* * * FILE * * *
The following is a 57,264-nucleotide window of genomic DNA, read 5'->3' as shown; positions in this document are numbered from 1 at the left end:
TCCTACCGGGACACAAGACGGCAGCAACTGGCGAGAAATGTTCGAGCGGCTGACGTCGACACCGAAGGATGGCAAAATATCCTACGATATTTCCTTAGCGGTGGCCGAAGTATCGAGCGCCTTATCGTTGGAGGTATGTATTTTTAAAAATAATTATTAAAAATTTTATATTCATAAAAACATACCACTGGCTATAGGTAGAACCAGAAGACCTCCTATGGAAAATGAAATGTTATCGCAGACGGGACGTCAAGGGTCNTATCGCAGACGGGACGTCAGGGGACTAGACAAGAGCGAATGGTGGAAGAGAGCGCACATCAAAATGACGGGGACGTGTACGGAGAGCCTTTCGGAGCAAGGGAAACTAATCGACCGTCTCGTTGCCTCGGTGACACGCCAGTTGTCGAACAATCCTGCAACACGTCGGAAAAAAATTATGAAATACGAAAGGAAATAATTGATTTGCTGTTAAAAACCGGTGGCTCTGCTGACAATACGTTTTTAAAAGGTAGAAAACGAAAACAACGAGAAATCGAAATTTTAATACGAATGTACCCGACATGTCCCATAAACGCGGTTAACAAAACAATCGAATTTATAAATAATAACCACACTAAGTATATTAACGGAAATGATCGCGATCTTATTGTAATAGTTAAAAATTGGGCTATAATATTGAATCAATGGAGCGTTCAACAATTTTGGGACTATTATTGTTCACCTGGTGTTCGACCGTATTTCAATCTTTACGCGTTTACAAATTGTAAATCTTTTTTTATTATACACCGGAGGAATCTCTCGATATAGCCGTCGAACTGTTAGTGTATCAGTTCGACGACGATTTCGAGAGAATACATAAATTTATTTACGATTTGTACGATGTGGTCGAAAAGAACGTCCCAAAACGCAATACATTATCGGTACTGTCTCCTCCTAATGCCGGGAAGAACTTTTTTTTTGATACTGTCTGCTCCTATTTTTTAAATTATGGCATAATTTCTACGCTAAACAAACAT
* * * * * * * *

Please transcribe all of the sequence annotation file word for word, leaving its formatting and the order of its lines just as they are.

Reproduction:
The following is a 57,264-nucleotide window of genomic DNA, read 5'->3' as shown; positions in this document are numbered from 1 at the left end:
TCCTACCGGGACACAAGACGGCAGCAACTGGCGAGAAATGTTCGAGCGGCTGACGTCGACACCGAAGGATGGCAAAATATCCTACGATATTTCCTTAGCGGTGGCCGAAGTATCGAGCGCCTTATCGTTGGAGGTATGTATTTTTAAAAATAATTATTAAAAATTTTATATTCATAAAAACATACCACTGGCTATAGGTAGAACCAGAAGACCTCCTATGGAAAATGAAATGTTATCGCAGACGGGACGTCAAGGGTCNTATCGCAGACGGGACGTCAGGGGACTAGACAAGAGCGAATGGTGGAAGAGAGCGCACATCAAAATGACGGGGACGTGTACGGAGAGCCTTTCGGAGCAAGGGAAACTAATCGACCGTCTCGTTGCCTCGGTGACACGCCAGTTGTCGAACAATCCTGCAACACGTCGGAAAAAAATTATGAAATACGAAAGGAAATAATTGATTTGCTGTTAAAAACCGGTGGCTCTGCTGACAATACGTTTTTAAAAGGTAGAAAACGAAAACAACGAGAAATCGAAATTTTAATACGAATGTACCCGACATGTCCCATAAACGCGGTTAACAAAACAATCGAATTTATAAATAATAACCACACTAAGTATATTAACGGAAATGATCGCGATCTTATTGTAATAGTTAAAAATTGGGCTATAATATTGAATCAATGGAGCGTTCAACAATTTTGGGACTATTATTGTTCACCTGGTGTTCGACCGTATTTCAATCTTTACGCGTTTACAAATTGTAAATCTTTTTTTATTATACACCGGAGGAATCTCTCGATATAGCCGTCGAACTGTTAGTGTATCAGTTCGACGACGATTTCGAGAGAATACATAAATTTATTTACGATTTGTACGATGTGGTCGAAAAGAACGTCCCAAAACGCAATACATTATCGGTACTGTCTCCTCCTAATGCCGGGAAGAACTTTTTTTTTGATACTGTCTGCTCCTATTTTTTAAATTATGGCATAATTTCTACGCTAAACAAACAT